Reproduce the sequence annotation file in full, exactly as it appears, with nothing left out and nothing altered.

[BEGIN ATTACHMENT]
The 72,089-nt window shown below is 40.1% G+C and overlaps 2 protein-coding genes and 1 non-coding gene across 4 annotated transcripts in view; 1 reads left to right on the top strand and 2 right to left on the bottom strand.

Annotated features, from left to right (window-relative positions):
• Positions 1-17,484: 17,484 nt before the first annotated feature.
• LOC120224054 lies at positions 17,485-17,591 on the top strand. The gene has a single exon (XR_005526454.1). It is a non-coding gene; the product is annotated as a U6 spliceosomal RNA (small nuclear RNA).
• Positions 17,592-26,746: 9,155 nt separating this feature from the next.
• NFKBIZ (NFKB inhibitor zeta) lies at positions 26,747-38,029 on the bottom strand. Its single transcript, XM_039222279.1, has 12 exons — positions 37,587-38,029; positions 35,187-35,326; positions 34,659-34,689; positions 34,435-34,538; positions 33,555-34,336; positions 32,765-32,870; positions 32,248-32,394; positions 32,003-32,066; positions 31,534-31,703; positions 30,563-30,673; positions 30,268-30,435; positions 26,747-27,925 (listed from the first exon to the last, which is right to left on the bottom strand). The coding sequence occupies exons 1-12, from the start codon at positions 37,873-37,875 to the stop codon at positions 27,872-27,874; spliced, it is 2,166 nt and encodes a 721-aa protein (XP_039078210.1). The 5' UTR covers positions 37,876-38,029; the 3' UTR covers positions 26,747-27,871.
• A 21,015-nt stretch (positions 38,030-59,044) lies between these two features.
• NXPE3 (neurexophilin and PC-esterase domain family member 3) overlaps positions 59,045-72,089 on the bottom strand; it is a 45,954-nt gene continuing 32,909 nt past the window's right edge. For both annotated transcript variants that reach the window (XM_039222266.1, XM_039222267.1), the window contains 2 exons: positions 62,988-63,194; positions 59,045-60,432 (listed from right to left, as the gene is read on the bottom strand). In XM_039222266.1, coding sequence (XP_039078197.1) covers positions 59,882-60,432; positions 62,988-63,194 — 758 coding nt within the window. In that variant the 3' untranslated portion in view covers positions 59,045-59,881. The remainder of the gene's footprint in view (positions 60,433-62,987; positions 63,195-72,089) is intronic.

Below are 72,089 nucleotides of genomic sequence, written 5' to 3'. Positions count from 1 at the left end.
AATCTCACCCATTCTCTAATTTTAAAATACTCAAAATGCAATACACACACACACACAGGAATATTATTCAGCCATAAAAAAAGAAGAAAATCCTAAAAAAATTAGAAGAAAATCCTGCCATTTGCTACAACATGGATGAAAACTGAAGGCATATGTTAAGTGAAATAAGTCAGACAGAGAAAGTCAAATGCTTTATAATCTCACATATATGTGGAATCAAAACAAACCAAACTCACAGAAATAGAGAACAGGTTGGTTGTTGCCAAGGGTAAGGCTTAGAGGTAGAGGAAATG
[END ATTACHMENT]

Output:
The 72,089-nt window shown below is 40.1% G+C and overlaps 2 protein-coding genes and 1 non-coding gene across 4 annotated transcripts in view; 1 reads left to right on the top strand and 2 right to left on the bottom strand.

Annotated features, from left to right (window-relative positions):
• Positions 1-17,484: 17,484 nt before the first annotated feature.
• LOC120224054 lies at positions 17,485-17,591 on the top strand. The gene has a single exon (XR_005526454.1). It is a non-coding gene; the product is annotated as a U6 spliceosomal RNA (small nuclear RNA).
• Positions 17,592-26,746: 9,155 nt separating this feature from the next.
• NFKBIZ (NFKB inhibitor zeta) lies at positions 26,747-38,029 on the bottom strand. Its single transcript, XM_039222279.1, has 12 exons — positions 37,587-38,029; positions 35,187-35,326; positions 34,659-34,689; positions 34,435-34,538; positions 33,555-34,336; positions 32,765-32,870; positions 32,248-32,394; positions 32,003-32,066; positions 31,534-31,703; positions 30,563-30,673; positions 30,268-30,435; positions 26,747-27,925 (listed from the first exon to the last, which is right to left on the bottom strand). The coding sequence occupies exons 1-12, from the start codon at positions 37,873-37,875 to the stop codon at positions 27,872-27,874; spliced, it is 2,166 nt and encodes a 721-aa protein (XP_039078210.1). The 5' UTR covers positions 37,876-38,029; the 3' UTR covers positions 26,747-27,871.
• A 21,015-nt stretch (positions 38,030-59,044) lies between these two features.
• NXPE3 (neurexophilin and PC-esterase domain family member 3) overlaps positions 59,045-72,089 on the bottom strand; it is a 45,954-nt gene continuing 32,909 nt past the window's right edge. For both annotated transcript variants that reach the window (XM_039222266.1, XM_039222267.1), the window contains 2 exons: positions 62,988-63,194; positions 59,045-60,432 (listed from right to left, as the gene is read on the bottom strand). In XM_039222266.1, coding sequence (XP_039078197.1) covers positions 59,882-60,432; positions 62,988-63,194 — 758 coding nt within the window. In that variant the 3' untranslated portion in view covers positions 59,045-59,881. The remainder of the gene's footprint in view (positions 60,433-62,987; positions 63,195-72,089) is intronic.

Below are 72,089 nucleotides of genomic sequence, written 5' to 3'. Positions count from 1 at the left end.
AATCTCACCCATTCTCTAATTTTAAAATACTCAAAATGCAATACACACACACACACAGGAATATTATTCAGCCATAAAAAAAGAAGAAAATCCTAAAAAAATTAGAAGAAAATCCTGCCATTTGCTACAACATGGATGAAAACTGAAGGCATATGTTAAGTGAAATAAGTCAGACAGAGAAAGTCAAATGCTTTATAATCTCACATATATGTGGAATCAAAACAAACCAAACTCACAGAAATAGAGAACAGGTTGGTTGTTGCCAAGGGTAAGGCTTAGAGGTAGAGGAAATG